Five tips for effective goal setting

Nikki MacCallum


January 29, 2020

With a new year typically comes new beginnings. Revenue numbers and metrics reset to zero and you're often asked to reflect upon the previous year. What went well? What could've gone better? Where were you the most successful? Shortly thereafter, focus shifts to the upcoming year. What will you do differently? How will you out-perform the prior year? What are your goals?

Goals hold you to milestones that help keep your progress on track. Goals are significant because they create targets to hit that will advance your career. And, it's important to remember that career advancement can come in many different forms. It can mean a pay raise, a lateral move to an arena you're more passionate about, or greater responsibility, just to name a few. Regardless, at the end of the day success is ultimately an accumulation of achieved goals.

Goal setting can be tricky, primarily because it's sometimes hard to determine how far to reach. The higher you aim, the greater the risk of not meeting your goals. At the same time, with a lower bar, comes a higher probability of not making strides forward. Below are five tips for setting effective goals.

  1. Make your goals specific. The primary reason it is imperative to make goals specific is that you need to be able to determine what action items you can execute to achieve them. Often times, individuals will set vague goals like "I want a promotion," "I want to have more responsibilities," or "I want to be a manager!" These are all great things to want, but they lack specificity, and, without that, they are less attainable. What do you want to be promoted to? What responsibilities are you looking for? Do you want to manage people or projects? The more specific you can be with your goals the more likely you are to get what you want. That clarity will help you identify what you need to do in order to get there. It's also important to be specific with your timelines because it adds a layer of urgency and accountability. "I want to have my Relativity Certified Administrator (RCA) certification by March 2020," or "I want to onboard two brand new accounts by the end of Q2." Deadlines are critical to your success, otherwise, you run the risk of something never getting done.
  • Less is more. Highly ambitious people have a tendency to set too many goals, which can be both a blessing and a curse‚Ķbut usually, a curse. The more goals you have, the less focused you will be. Too many goals is a recipe for needing to prioritize. A need for prioritization typically means that by default, some of your goals won't be met. The fewer goals you set, the more thought and resources are going toward each goal. That said, if and when you have more than one goal, you should prioritize them.

For those of us who have multiple goals and are forced to prioritize, there is a rubric I've found to be tremendously helpful, which I call the three-tiered pyramid approach. The top tier consists of one goal that must be met no matter what. If that top goal is the only thing you accomplish that is a win. The middle tier consists of two goals, which are both secondary. If you achieve them that's great, if not, you've still won by achieving the top. The bottom tier has three goals and falls into the "nice to have" category. They're important enough that you list them, but aren't a top priority.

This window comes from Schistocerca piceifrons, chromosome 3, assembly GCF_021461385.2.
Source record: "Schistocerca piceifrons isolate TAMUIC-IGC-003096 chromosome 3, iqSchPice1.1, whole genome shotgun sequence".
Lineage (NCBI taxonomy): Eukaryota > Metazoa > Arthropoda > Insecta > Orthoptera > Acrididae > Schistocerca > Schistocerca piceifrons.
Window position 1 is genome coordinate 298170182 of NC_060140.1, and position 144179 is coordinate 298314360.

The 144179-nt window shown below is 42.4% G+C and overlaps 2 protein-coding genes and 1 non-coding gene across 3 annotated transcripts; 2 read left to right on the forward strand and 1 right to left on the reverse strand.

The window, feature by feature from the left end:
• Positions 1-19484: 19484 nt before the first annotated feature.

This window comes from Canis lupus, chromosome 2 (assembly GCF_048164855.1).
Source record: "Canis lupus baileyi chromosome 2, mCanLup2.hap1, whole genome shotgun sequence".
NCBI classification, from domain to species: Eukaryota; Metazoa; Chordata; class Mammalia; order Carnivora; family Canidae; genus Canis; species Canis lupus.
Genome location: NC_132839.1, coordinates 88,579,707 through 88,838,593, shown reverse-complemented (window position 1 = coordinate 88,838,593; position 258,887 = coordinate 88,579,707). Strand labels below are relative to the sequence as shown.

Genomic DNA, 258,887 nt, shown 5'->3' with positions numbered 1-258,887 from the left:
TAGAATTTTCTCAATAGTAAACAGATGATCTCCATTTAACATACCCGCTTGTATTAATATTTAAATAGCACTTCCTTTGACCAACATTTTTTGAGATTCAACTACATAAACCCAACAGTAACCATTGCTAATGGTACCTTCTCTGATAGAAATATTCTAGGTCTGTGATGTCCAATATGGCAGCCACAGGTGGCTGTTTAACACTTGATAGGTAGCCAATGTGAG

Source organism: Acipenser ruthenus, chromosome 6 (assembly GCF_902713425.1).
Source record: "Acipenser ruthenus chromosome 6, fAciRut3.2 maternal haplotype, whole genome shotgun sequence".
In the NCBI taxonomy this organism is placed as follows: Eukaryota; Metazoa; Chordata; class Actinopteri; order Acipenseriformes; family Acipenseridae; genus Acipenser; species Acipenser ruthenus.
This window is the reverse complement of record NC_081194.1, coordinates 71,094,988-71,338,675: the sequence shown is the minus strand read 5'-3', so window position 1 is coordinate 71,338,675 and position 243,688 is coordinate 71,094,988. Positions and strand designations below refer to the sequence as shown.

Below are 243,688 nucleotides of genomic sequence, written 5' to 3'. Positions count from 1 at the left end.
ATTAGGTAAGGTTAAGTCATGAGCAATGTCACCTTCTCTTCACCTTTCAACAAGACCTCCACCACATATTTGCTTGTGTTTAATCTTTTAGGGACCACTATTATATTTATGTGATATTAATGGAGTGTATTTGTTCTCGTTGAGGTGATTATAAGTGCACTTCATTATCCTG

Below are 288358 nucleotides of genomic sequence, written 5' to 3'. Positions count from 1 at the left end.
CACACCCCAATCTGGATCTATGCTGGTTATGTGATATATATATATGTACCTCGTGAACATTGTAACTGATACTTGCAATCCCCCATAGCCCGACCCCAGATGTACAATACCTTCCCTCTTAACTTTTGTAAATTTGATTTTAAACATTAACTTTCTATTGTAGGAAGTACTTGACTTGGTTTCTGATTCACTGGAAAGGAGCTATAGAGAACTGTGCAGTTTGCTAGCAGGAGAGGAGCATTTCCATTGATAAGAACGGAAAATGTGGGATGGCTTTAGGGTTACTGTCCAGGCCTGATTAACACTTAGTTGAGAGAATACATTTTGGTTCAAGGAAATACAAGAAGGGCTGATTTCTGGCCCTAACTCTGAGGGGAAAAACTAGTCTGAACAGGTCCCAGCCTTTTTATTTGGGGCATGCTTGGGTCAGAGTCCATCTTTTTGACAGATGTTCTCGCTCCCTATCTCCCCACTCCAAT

• Make your goals measurable. It is always beneficial when it is crystal clear whether or not you've met your goals, otherwise, you won't be able to tell if you're actually progressing. The more specific the goal, the more measurable it is. Once the year is complete, there shouldn't be a question or any gray area as to whether or not you've achieved your goal. Similar to specificity, the more measurable a goal is, the easier it is to determine what steps you need to complete in order to achieve it. In addition, when a goal isn't achieved, as long as it's measurable, it is easy to understand why it was not successful, which will help you adjust your action going forward.
  • Create action items and metrics that support your specific overarching goals. Once you have an overarching goal, you can backtrack and determine what metrics you need to hit in order to achieve your goal. For example, if your goal is "Become a Senior Project Manager by 2021," figure out what you need to do in order to get there. Do you need to become an RCA? Do you need to run point on a case of a certain size? Do you need to lead a certain number of kick-off calls? Once you figure out what you need, you can set mini metrics for yourself that support your overarching vision.
  • Hold yourself accountable. When it comes to goal setting, accountability is half the battle. While vision boards often come with a stigma, I feel strongly that there is tremendous power in visually seeing your goals as often as possible. The more you physically see your goals, the more you're reminded of what all your daily actions should support. I recommend writing your goals on a Post-it and sticking it somewhere you'll see it every day. It will serve as a constant reminder as to why your metrics are significant and will help you prioritize correctly. I'm also a huge advocate of an accountability buddy. This means enlisting one of your colleagues, friends, or relatives with whom to share your goals, and check-in with them regularly to report your progress. It always helps knowing someone else will know if we don't meet our goals. It's also great to have encouragement and support!

Making your goals specific and measurable, only having a few of them, prioritizing effectively, creating action items and mini metrics that support your goals, looking at your goals every day, and holding yourself accountable are all key ingredients to successful goal setting. Play the long game and advance your career!

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